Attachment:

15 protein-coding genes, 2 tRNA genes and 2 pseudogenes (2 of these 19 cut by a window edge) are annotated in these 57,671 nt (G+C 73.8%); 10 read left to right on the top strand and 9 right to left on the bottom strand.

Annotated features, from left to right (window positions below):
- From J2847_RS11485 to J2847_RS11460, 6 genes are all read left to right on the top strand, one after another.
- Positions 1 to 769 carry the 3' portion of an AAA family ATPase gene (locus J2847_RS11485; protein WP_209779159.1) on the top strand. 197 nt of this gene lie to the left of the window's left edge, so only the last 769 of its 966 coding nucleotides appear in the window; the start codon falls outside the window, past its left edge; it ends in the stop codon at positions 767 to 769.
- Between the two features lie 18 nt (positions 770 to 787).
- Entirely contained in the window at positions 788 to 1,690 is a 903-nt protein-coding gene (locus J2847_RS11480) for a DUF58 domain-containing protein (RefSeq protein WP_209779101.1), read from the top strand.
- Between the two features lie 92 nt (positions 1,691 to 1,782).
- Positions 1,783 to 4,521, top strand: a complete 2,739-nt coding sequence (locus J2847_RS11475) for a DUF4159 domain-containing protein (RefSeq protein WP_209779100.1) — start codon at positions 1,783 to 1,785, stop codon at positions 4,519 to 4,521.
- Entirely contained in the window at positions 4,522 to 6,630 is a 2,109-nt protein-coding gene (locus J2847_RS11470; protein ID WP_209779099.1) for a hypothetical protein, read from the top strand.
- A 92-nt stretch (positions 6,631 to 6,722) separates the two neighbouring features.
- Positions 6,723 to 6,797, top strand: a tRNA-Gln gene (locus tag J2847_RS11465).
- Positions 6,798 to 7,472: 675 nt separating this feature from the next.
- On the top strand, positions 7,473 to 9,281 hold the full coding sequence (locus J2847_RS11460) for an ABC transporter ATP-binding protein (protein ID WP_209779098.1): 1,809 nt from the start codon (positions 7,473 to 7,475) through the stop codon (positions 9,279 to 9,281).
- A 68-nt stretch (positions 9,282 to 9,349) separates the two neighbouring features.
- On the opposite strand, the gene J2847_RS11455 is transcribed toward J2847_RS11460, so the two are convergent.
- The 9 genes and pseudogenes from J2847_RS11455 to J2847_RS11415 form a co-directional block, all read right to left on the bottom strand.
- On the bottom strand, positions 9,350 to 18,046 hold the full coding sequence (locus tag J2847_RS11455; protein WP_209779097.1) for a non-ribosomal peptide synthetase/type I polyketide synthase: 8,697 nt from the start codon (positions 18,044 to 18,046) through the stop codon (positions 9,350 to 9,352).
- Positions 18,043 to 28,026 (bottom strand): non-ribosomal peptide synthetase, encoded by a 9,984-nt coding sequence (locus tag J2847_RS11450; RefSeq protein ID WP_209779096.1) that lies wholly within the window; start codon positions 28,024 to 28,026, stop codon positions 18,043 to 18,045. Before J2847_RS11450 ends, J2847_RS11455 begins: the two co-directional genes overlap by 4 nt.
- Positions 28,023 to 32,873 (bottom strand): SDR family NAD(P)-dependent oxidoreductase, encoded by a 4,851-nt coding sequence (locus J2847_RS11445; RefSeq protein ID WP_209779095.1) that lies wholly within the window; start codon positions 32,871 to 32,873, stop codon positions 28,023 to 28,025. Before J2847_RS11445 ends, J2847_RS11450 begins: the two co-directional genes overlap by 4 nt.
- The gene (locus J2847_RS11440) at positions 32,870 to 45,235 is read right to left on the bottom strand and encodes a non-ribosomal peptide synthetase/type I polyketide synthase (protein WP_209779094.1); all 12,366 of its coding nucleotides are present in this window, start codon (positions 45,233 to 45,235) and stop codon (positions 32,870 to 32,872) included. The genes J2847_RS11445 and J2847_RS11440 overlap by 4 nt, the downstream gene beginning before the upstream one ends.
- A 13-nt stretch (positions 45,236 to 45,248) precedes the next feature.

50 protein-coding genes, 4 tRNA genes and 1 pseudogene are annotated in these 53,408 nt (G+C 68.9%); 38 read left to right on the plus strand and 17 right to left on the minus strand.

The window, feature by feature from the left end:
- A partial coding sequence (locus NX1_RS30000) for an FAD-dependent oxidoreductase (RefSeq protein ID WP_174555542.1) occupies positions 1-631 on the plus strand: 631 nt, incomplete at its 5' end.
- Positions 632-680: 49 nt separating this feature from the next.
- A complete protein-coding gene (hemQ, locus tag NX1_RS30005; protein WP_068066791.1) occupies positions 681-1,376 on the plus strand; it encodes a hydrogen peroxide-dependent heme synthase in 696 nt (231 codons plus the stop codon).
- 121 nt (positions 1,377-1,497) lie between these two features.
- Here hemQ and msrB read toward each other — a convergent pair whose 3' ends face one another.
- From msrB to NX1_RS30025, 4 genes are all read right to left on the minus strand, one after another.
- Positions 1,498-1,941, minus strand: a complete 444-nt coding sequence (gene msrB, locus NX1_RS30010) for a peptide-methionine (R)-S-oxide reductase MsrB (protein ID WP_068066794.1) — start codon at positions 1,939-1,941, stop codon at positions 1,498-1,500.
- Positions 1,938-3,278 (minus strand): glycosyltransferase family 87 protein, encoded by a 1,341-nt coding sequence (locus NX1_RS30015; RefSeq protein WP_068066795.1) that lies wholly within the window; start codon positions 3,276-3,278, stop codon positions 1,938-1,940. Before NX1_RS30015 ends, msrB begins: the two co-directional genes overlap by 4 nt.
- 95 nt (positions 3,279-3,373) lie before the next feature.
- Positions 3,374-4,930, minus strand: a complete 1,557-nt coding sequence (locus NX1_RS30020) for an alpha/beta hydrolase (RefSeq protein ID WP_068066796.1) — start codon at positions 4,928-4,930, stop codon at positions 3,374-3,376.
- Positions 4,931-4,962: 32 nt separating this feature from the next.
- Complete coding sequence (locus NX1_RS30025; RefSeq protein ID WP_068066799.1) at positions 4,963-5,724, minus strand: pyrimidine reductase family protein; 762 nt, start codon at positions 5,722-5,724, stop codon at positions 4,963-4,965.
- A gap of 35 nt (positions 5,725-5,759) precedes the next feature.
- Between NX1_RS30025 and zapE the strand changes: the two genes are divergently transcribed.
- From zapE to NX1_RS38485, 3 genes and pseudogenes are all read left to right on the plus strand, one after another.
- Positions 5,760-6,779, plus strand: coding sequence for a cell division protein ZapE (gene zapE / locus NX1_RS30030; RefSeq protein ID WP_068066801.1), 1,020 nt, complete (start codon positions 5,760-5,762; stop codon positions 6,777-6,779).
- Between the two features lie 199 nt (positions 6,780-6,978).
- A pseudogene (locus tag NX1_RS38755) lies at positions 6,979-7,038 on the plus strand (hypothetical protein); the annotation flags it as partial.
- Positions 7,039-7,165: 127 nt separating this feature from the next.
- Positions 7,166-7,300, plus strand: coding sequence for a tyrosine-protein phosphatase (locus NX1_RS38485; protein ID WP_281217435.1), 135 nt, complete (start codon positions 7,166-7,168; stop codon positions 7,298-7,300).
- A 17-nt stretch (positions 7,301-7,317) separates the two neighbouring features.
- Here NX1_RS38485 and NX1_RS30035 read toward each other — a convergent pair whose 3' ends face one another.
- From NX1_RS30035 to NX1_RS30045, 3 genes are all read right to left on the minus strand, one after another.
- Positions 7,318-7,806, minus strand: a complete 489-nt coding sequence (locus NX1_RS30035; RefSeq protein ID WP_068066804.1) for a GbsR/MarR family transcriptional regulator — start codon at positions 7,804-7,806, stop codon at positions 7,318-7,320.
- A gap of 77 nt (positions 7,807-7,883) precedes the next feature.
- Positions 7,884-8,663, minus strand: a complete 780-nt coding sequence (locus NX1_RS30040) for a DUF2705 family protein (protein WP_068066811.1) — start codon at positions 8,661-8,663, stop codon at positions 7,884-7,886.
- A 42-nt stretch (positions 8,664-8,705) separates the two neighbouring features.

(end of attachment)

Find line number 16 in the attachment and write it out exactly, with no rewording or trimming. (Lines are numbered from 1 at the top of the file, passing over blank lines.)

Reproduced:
- The 9 genes and pseudogenes from J2847_RS11455 to J2847_RS11415 form a co-directional block, all read right to left on the bottom strand.